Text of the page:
What do we mean by 'green skills'? Green skills relate to the need to adapt products, services and processes to climate change and the related environmental requirements and regulations that exist with governments. They refer to the knowledge, abilities, values and attitudes needed to live in, develop and support a sustainable and resource-efficient society.
Green jobs reduce the environmental impact of enterprises and economic sectors by improving the efficiency of energy, raw materials and water; de-carbonising the economy and bringing down emissions of greenhouse gases; minimizing or avoiding all forms of waste and pollution and protecting or restoring ecosystems.
There's a general perception that green skills relate to ecosystem management, water and sewage systems and renewable energies like wind power, environmental policy and pollution prevention. But the vast majority of green skills are being used in jobs that aren't traditionally thought of as green such as fleet managers, aerospace engineering, data scientists and health workers.
You may have read the recent discussions on the possible destruction of humanity by AI. Whatever your views on this, it's clear that humanity needs to protect the very environment we depend upon and exist in a more sustainable manner.
The recent Green Skills Summit hosted by the Surrey Chambers of Commerce and Surrey County Council reaffirmed a ‘structural shift’ in the economy towards recognising the green skills we need and the huge opportunities that green jobs offer. The Local Skills Improvement Plan (LSIP) being developed for Surrey and North-Mid Hampshire is a strong example of local solutions to local and regional concerns - and a growing sector where employers need a future workforce green-skilled up and ready!
LSIPs are funded and supported by central government to ensure skills, future skills and employers are at the centre of strategic skills planning and future funding. This is along with the Strategic Development Fund (SDF), which has set aside £2.6m to be allocated to low carbon vehicles, retrofit skills provision and green land-based projects. This all requires a sea change in thinking which must start with young people and everyone emerging from our education system. They must be able to visualise and understand the green jobs open to them and how they can gain the green skills they require to satisfy the future demand.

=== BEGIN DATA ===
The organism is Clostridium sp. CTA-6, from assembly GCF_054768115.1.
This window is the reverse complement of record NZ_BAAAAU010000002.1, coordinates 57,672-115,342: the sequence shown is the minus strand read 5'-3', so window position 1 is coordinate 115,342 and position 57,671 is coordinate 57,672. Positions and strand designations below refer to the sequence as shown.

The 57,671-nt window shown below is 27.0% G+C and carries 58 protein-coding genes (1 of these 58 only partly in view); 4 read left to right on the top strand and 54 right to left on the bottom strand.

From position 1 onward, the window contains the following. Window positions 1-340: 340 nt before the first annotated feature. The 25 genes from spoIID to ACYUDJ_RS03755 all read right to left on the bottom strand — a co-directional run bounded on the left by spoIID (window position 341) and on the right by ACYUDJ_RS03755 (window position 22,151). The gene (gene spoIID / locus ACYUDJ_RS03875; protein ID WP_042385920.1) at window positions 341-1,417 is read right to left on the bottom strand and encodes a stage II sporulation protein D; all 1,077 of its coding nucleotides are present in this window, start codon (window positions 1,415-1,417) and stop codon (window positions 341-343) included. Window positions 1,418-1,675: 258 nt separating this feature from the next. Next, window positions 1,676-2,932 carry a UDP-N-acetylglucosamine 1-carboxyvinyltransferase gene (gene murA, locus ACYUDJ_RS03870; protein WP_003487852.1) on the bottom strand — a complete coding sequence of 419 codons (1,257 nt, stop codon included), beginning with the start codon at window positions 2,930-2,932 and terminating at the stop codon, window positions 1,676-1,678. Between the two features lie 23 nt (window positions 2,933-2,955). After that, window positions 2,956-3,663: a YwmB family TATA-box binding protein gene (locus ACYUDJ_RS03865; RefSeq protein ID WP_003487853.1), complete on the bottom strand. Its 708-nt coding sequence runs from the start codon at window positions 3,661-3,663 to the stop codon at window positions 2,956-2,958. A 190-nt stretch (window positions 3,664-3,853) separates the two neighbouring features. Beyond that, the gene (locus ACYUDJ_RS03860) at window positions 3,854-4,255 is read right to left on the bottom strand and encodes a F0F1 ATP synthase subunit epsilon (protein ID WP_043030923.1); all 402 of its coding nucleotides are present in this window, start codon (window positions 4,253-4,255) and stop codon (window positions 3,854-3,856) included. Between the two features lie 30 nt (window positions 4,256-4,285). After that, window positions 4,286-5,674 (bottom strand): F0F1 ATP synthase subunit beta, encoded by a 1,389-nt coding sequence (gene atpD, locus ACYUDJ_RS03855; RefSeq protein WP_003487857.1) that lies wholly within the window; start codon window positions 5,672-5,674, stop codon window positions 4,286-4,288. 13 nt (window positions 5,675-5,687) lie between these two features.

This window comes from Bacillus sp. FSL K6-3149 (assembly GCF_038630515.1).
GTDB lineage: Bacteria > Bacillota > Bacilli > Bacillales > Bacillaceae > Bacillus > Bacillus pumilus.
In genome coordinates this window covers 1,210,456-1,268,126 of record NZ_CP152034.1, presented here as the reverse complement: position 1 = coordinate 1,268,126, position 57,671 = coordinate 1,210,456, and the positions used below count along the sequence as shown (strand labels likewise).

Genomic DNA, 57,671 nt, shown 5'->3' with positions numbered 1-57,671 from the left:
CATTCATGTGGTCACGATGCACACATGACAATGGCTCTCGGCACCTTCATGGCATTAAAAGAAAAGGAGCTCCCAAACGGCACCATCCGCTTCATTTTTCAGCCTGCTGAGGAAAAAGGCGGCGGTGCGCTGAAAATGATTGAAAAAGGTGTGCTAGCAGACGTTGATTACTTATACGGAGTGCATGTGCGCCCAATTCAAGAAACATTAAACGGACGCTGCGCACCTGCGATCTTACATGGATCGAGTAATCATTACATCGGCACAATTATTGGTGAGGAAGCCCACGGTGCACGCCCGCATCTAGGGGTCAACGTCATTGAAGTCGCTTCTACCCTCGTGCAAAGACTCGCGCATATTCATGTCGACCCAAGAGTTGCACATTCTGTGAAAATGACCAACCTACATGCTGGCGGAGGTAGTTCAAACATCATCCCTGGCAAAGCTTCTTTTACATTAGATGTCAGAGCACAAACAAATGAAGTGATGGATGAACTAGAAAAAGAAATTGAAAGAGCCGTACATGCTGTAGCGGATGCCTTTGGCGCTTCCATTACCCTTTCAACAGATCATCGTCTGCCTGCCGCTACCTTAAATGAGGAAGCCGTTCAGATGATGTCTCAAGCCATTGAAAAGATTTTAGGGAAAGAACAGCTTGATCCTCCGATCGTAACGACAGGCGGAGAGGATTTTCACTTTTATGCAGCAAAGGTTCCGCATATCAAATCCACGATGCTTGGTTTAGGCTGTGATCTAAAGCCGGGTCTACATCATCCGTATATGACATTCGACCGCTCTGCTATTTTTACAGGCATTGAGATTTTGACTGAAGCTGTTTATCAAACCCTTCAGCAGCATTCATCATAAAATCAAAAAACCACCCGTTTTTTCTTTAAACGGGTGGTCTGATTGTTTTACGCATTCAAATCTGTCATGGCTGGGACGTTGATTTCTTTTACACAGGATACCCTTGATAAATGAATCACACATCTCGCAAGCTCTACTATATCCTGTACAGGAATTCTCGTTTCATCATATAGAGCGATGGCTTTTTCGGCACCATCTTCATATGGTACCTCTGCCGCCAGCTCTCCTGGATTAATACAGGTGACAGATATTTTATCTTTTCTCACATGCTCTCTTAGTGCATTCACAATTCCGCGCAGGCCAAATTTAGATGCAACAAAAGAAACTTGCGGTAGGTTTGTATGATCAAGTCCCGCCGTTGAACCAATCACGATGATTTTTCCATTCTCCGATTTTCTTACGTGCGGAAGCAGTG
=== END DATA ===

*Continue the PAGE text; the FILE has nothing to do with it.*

Employer support, research and innovation all have a part to play in addressing this. Everyone working in these sectors have a part to play in inspiring a new generation in schools and colleges to consider careers utilising green skills. STEM Learning’s UKRI funded STEM Ambassadors in every sector are addressing Green skills within their work and can help young people see the opportunities open to them, now and in the future.
A WPI Economics Research Report released in May presented a sub-regional demand in this LSIP area for Green skills, highlighting;
· 35,000 green jobs currently, representing 3.8% of total employees in the area
· Green occupations included, environment professionals, directors in manufacturing and refuse and salvage sectors
· Green sectors included those in low carbon transport and research sciences to Power generation and Green Financial
· It's estimated that in this sub-region alone, the number of green jobs will rise to 57,000 by 2030 and 108,000 by 2050